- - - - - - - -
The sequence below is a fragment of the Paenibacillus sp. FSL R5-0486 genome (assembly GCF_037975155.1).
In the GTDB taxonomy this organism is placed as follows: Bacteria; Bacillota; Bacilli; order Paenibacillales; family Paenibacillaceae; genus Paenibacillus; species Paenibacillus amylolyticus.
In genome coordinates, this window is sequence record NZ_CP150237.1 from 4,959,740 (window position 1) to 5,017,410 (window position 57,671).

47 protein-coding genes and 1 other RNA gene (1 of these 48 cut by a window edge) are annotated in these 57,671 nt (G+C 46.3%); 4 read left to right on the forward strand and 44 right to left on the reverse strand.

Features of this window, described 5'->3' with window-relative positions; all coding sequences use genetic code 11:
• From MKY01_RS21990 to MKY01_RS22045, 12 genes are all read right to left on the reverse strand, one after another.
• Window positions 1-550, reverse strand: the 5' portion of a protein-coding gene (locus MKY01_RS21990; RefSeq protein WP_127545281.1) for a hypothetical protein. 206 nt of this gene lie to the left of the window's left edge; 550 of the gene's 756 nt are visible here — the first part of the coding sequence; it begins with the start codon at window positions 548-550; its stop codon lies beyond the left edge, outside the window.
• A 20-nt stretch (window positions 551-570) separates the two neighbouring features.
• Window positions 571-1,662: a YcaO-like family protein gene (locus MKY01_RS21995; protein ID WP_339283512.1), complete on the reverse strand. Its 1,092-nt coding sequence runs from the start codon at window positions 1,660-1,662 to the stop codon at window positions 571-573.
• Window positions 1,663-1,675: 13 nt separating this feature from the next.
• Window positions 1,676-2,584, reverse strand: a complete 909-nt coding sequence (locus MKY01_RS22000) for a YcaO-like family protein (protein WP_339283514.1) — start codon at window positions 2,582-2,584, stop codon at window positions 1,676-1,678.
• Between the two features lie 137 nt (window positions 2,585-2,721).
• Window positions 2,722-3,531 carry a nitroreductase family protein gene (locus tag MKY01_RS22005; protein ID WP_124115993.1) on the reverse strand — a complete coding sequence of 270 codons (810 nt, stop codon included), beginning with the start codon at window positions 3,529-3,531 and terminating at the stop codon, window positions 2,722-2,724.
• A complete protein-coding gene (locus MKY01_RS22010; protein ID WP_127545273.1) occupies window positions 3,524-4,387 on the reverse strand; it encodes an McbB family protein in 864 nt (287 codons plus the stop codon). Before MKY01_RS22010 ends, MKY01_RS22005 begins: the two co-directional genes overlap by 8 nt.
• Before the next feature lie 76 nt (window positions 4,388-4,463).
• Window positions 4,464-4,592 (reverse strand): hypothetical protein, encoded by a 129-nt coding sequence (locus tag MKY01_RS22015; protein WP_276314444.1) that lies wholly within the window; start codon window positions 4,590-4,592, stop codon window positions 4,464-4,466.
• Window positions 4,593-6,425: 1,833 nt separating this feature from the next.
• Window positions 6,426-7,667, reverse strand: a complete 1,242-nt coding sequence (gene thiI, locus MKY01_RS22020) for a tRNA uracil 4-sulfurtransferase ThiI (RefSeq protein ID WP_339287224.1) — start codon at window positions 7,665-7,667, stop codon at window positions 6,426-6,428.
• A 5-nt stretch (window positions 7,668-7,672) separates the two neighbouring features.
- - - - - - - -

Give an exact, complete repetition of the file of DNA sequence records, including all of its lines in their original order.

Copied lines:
The sequence below is a fragment of the Paenibacillus sp. FSL R5-0486 genome (assembly GCF_037975155.1).
In the GTDB taxonomy this organism is placed as follows: Bacteria; Bacillota; Bacilli; order Paenibacillales; family Paenibacillaceae; genus Paenibacillus; species Paenibacillus amylolyticus.
In genome coordinates, this window is sequence record NZ_CP150237.1 from 4,959,740 (window position 1) to 5,017,410 (window position 57,671).

47 protein-coding genes and 1 other RNA gene (1 of these 48 cut by a window edge) are annotated in these 57,671 nt (G+C 46.3%); 4 read left to right on the forward strand and 44 right to left on the reverse strand.

Features of this window, described 5'->3' with window-relative positions; all coding sequences use genetic code 11:
• From MKY01_RS21990 to MKY01_RS22045, 12 genes are all read right to left on the reverse strand, one after another.
• Window positions 1-550, reverse strand: the 5' portion of a protein-coding gene (locus MKY01_RS21990; RefSeq protein WP_127545281.1) for a hypothetical protein. 206 nt of this gene lie to the left of the window's left edge; 550 of the gene's 756 nt are visible here — the first part of the coding sequence; it begins with the start codon at window positions 548-550; its stop codon lies beyond the left edge, outside the window.
• A 20-nt stretch (window positions 551-570) separates the two neighbouring features.
• Window positions 571-1,662: a YcaO-like family protein gene (locus MKY01_RS21995; protein ID WP_339283512.1), complete on the reverse strand. Its 1,092-nt coding sequence runs from the start codon at window positions 1,660-1,662 to the stop codon at window positions 571-573.
• Window positions 1,663-1,675: 13 nt separating this feature from the next.
• Window positions 1,676-2,584, reverse strand: a complete 909-nt coding sequence (locus MKY01_RS22000) for a YcaO-like family protein (protein WP_339283514.1) — start codon at window positions 2,582-2,584, stop codon at window positions 1,676-1,678.
• Between the two features lie 137 nt (window positions 2,585-2,721).
• Window positions 2,722-3,531 carry a nitroreductase family protein gene (locus tag MKY01_RS22005; protein ID WP_124115993.1) on the reverse strand — a complete coding sequence of 270 codons (810 nt, stop codon included), beginning with the start codon at window positions 3,529-3,531 and terminating at the stop codon, window positions 2,722-2,724.
• A complete protein-coding gene (locus MKY01_RS22010; protein ID WP_127545273.1) occupies window positions 3,524-4,387 on the reverse strand; it encodes an McbB family protein in 864 nt (287 codons plus the stop codon). Before MKY01_RS22010 ends, MKY01_RS22005 begins: the two co-directional genes overlap by 8 nt.
• Before the next feature lie 76 nt (window positions 4,388-4,463).
• Window positions 4,464-4,592 (reverse strand): hypothetical protein, encoded by a 129-nt coding sequence (locus tag MKY01_RS22015; protein WP_276314444.1) that lies wholly within the window; start codon window positions 4,590-4,592, stop codon window positions 4,464-4,466.
• Window positions 4,593-6,425: 1,833 nt separating this feature from the next.
• Window positions 6,426-7,667, reverse strand: a complete 1,242-nt coding sequence (gene thiI, locus MKY01_RS22020) for a tRNA uracil 4-sulfurtransferase ThiI (RefSeq protein ID WP_339287224.1) — start codon at window positions 7,665-7,667, stop codon at window positions 6,426-6,428.
• A 5-nt stretch (window positions 7,668-7,672) separates the two neighbouring features.